Also at this time Staples came forward with an offer to donate a landsite about two miles outside of town for a sanatorium building.
After all was said and done the sanatorium ended up being a project of Todd and Wadena Counties. Originally it was thought that it would be built near Staples but Dr. Coulter, a Wadena physician, said to the citizens that they should get going and do something to secure a suitable location for the project. Also Verndale proposed the old mill site north of town for a building. Wadena, Staples and Verndale each offered a site, with Wadena having a slight advantage having two railroads offering better travel connections to this city. Staples and Verndale graciously withdrew their offers.
It ended that a site of 12 to 15 acres was purchased from Mr. Bert Bounds for $100 per acre. Of course you are all familiar with the site presently known as Fair Oaks Lodge and Apartments.
Dr. J. J. McKinnon of Wadena, president of the Wadena-Todd Sanitorium commission, went before the commissioners of both counties seeking additional funding as the commission realized, that after the land purchase and architect fees they did not have enough money to build and equip a fire proof and modern building as required by the State Department of Health.
With the necessary funds levied by the two counties and the state ruling that the money must be in hand of the banks of Wadena and Long Prairie who agreed to buy the county orders at 6 percent.
Sketches contemplated a building 160 feet long with the first four feet of wall brick and the superstructure stucco. The floors were laid throughout and the latest ideas of construction along sanitary lines were incorporated. The architect's estimate was placed at $32,000 and the remainder of the fund was used in the erection of a nurses home and for maintenance.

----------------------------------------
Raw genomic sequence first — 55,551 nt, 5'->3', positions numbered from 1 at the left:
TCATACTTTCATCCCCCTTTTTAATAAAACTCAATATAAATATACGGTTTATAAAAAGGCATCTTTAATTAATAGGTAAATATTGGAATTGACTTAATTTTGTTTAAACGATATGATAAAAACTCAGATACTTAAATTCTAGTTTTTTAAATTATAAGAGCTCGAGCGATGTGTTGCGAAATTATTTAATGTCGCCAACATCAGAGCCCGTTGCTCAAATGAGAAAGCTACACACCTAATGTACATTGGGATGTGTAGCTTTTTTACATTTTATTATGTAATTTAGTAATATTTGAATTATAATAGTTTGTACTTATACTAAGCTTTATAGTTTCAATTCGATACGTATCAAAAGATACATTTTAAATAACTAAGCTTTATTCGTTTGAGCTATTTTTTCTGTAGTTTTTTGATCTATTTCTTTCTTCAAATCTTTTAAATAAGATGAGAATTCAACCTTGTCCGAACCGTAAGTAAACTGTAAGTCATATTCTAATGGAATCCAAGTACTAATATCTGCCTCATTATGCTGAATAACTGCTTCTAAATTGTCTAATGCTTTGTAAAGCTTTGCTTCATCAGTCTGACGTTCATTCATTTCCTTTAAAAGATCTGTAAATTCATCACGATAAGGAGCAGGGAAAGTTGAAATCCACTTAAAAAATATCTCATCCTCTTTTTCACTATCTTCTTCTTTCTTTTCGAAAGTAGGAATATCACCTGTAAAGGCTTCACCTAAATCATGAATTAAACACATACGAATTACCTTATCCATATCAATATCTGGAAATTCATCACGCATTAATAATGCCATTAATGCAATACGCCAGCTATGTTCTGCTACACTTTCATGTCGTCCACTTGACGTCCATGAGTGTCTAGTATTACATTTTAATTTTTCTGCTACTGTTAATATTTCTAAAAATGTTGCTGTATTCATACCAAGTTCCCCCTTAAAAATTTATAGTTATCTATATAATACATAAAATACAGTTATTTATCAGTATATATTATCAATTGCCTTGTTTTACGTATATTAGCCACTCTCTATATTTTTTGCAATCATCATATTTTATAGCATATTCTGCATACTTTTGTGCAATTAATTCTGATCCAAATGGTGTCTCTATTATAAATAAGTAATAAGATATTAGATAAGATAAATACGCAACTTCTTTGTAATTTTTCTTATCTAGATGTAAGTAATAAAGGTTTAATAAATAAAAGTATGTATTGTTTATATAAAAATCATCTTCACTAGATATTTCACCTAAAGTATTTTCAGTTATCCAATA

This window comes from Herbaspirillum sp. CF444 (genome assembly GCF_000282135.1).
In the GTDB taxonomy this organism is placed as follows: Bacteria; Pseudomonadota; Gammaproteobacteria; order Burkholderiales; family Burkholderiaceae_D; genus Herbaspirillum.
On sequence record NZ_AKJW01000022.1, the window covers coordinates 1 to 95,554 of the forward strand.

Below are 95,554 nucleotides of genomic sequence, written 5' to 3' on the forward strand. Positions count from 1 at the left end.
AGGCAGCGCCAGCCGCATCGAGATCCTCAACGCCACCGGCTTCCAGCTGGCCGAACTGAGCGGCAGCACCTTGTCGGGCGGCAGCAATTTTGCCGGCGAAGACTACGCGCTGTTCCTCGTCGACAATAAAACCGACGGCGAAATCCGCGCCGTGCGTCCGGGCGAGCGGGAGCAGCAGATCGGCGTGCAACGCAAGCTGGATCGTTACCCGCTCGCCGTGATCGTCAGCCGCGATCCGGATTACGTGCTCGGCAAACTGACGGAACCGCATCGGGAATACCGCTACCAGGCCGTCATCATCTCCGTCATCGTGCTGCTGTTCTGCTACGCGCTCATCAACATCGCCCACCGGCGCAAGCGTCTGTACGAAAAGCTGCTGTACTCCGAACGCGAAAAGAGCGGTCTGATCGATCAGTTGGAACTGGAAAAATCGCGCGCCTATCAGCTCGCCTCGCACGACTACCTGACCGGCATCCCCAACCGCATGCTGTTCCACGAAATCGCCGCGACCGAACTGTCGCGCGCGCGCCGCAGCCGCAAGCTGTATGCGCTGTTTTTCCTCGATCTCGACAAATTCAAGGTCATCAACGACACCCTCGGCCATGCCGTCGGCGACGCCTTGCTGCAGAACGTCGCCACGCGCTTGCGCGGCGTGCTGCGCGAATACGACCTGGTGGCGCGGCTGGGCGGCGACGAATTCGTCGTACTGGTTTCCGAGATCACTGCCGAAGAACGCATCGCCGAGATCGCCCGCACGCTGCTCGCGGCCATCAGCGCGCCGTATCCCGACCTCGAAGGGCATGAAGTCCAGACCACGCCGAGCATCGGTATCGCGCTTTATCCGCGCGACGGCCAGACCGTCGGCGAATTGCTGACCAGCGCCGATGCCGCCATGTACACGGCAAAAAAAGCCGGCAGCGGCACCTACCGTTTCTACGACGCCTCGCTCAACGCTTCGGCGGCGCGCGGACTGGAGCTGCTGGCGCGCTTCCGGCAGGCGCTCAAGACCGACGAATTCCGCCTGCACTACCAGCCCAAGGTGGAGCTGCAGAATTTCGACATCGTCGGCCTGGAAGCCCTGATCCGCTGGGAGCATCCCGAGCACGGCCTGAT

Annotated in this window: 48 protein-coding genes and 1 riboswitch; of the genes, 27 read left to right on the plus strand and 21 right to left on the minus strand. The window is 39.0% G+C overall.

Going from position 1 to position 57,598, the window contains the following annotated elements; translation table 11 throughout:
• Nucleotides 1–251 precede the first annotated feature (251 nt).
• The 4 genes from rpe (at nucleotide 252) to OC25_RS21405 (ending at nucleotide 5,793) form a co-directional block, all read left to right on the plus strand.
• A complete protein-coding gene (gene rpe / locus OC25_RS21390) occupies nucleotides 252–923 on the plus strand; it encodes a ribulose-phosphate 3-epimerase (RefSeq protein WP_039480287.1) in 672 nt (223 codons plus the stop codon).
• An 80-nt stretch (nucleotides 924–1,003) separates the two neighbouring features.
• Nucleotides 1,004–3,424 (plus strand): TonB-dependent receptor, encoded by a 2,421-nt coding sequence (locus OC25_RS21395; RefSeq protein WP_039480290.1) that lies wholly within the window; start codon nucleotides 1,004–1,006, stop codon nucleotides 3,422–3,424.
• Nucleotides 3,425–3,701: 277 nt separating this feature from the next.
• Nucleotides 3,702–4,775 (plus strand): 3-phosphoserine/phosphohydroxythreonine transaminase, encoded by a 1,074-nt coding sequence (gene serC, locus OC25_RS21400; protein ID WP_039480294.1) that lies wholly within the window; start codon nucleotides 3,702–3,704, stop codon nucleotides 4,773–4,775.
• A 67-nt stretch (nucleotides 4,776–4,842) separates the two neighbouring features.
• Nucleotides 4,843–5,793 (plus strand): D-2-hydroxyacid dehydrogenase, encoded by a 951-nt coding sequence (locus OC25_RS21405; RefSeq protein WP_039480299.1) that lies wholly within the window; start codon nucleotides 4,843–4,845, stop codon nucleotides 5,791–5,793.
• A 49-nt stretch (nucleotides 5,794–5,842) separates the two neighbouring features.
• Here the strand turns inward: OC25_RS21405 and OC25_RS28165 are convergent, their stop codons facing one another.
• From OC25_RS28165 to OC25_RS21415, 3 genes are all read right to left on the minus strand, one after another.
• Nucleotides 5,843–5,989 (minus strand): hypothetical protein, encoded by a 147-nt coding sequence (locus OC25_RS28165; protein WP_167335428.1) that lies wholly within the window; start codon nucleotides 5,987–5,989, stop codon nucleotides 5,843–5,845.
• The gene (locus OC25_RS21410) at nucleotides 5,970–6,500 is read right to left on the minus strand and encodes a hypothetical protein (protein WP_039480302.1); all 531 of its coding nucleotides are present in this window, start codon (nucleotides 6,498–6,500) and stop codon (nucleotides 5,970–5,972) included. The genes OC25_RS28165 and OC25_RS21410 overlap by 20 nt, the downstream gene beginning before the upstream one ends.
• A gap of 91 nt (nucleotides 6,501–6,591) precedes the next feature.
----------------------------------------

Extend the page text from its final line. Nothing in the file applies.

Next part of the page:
The final building costs were: general contract to Edward Hirt of St. Cloud for $22,986; heating $6,389; plumbing $3,222 and electrical $1,142. Coupled with architect's fees of $2,000, $1,300 for the site, $239 for ditching and $7 for surveying brought the total to $37,285. This furnished a south facing building and overlooked the creek at the base of the hill.
The contract called for hardwood maple floors, but McKinnon on a visit to the sanitorium at Crookston was very impressed with their terrazzo floors and hoped that for an additional cost of $1,500 they could be substituted.
In the summer of 1917, the Pioneer Journal noted that the rough work on the building was nearing completion and that McKinnon, president of the Sanitorium commission, was busy with plans to beautify the grounds. Owing to the fact that the State Department insisted that the building have a south frontage the entrance would be from the rear with a 60-foot roadway from the traveled highway (CSAH 4 in 2008). Sixteen feet on each side of the 28-foot road bed was boulevarded and a row of ornamental trees planted in the center of the boulevard. This roadway entered into a courtyard 100x200 feet filled with trees, shrubbery and flowers with space on either side for a nurse's cottage and a patient's cottage.
A contest held to name the facility was won by Philip Has of this city with the name "Fair Oaks" and a prize of $5, with the second prize of $3 going to Bernard Burch with the name "Oak Dale." By the consent of all concerned the word lodge was added.
McKinnon, on behalf of the commission, announced the name would be "Fair Oaks Lodge."
Next week in this series: "Ready to open"